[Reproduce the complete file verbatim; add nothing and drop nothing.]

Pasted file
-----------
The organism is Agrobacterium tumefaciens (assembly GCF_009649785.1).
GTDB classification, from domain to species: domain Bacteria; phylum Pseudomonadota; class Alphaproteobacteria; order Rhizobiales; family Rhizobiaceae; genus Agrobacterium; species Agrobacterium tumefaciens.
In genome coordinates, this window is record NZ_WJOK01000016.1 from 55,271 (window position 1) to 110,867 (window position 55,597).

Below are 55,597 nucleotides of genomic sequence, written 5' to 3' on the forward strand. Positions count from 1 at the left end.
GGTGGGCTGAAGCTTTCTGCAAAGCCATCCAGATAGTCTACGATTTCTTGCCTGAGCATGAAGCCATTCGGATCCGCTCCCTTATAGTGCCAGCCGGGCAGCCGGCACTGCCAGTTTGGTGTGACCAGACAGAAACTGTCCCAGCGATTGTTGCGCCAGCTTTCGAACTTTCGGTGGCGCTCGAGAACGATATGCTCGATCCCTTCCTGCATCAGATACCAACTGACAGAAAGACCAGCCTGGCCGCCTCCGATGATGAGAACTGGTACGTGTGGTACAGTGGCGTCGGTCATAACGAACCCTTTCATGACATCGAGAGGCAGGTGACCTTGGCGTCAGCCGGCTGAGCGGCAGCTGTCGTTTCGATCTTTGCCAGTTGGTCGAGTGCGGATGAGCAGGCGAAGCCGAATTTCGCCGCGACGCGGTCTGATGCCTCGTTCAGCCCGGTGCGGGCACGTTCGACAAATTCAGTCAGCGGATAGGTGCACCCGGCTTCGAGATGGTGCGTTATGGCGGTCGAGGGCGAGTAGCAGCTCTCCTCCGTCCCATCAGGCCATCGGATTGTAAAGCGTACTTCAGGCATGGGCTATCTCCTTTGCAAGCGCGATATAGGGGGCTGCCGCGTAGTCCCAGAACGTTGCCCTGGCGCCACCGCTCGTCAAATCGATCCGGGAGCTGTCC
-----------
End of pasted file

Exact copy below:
The organism is Agrobacterium tumefaciens (assembly GCF_009649785.1).
GTDB classification, from domain to species: domain Bacteria; phylum Pseudomonadota; class Alphaproteobacteria; order Rhizobiales; family Rhizobiaceae; genus Agrobacterium; species Agrobacterium tumefaciens.
In genome coordinates, this window is record NZ_WJOK01000016.1 from 55,271 (window position 1) to 110,867 (window position 55,597).

Below are 55,597 nucleotides of genomic sequence, written 5' to 3' on the forward strand. Positions count from 1 at the left end.
GGTGGGCTGAAGCTTTCTGCAAAGCCATCCAGATAGTCTACGATTTCTTGCCTGAGCATGAAGCCATTCGGATCCGCTCCCTTATAGTGCCAGCCGGGCAGCCGGCACTGCCAGTTTGGTGTGACCAGACAGAAACTGTCCCAGCGATTGTTGCGCCAGCTTTCGAACTTTCGGTGGCGCTCGAGAACGATATGCTCGATCCCTTCCTGCATCAGATACCAACTGACAGAAAGACCAGCCTGGCCGCCTCCGATGATGAGAACTGGTACGTGTGGTACAGTGGCGTCGGTCATAACGAACCCTTTCATGACATCGAGAGGCAGGTGACCTTGGCGTCAGCCGGCTGAGCGGCAGCTGTCGTTTCGATCTTTGCCAGTTGGTCGAGTGCGGATGAGCAGGCGAAGCCGAATTTCGCCGCGACGCGGTCTGATGCCTCGTTCAGCCCGGTGCGGGCACGTTCGACAAATTCAGTCAGCGGATAGGTGCACCCGGCTTCGAGATGGTGCGTTATGGCGGTCGAGGGCGAGTAGCAGCTCTCCTCCGTCCCATCAGGCCATCGGATTGTAAAGCGTACTTCAGGCATGGGCTATCTCCTTTGCAAGCGCGATATAGGGGGCTGCCGCGTAGTCCCAGAACGTTGCCCTGGCGCCACCGCTCGTCAAATCGATCCGGGAGCTGTCC